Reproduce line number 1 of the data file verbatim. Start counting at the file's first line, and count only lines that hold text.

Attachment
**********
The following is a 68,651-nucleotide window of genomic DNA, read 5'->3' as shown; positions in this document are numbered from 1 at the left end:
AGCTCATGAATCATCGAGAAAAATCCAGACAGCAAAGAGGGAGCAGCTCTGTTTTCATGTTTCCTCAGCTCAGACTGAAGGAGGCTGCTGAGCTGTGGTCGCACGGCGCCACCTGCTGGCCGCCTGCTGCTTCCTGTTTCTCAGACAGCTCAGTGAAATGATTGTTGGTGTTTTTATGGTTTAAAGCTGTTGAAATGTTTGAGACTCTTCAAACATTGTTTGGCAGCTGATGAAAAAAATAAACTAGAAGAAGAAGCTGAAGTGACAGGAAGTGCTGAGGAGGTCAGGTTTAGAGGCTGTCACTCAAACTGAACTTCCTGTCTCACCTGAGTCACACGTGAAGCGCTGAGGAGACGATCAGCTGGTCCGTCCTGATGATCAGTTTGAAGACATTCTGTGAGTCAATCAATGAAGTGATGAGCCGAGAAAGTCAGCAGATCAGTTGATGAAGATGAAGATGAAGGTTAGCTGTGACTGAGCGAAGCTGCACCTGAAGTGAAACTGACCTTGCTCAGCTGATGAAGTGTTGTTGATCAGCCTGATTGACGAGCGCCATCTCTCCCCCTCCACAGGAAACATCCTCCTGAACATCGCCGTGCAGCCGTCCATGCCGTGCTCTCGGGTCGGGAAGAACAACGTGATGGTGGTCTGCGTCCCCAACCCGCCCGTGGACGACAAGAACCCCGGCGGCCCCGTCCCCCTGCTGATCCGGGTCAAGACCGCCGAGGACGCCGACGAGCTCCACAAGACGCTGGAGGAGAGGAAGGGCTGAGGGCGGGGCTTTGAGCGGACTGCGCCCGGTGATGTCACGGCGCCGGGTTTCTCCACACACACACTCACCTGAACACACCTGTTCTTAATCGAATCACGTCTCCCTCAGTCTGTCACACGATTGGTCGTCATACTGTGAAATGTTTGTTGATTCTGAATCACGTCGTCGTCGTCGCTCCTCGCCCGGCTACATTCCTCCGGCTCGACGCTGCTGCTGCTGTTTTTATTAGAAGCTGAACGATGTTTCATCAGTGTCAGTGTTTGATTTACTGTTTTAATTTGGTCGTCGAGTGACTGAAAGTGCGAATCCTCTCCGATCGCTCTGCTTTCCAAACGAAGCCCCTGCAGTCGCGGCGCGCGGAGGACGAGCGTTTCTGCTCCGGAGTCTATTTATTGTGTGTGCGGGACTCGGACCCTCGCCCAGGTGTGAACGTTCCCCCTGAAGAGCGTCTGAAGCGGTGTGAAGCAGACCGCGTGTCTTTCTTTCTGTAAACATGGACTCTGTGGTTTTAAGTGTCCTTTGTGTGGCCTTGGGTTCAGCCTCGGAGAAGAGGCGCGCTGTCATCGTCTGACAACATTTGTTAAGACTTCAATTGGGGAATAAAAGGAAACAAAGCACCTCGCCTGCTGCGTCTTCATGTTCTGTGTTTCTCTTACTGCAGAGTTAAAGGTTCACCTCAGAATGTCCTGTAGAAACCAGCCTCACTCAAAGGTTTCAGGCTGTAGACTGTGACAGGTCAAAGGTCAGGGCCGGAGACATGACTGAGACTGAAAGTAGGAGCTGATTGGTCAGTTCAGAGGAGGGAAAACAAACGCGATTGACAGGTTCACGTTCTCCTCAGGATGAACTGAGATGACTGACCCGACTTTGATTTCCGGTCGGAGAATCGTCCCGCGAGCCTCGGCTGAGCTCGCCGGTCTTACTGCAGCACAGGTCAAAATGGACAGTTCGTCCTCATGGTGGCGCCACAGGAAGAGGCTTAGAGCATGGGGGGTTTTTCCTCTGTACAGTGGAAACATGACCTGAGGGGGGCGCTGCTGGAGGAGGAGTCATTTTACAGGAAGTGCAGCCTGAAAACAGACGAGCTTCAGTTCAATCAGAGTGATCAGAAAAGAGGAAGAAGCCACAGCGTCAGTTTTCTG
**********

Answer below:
The following is a 68,651-nucleotide window of genomic DNA, read 5'->3' as shown; positions in this document are numbered from 1 at the left end: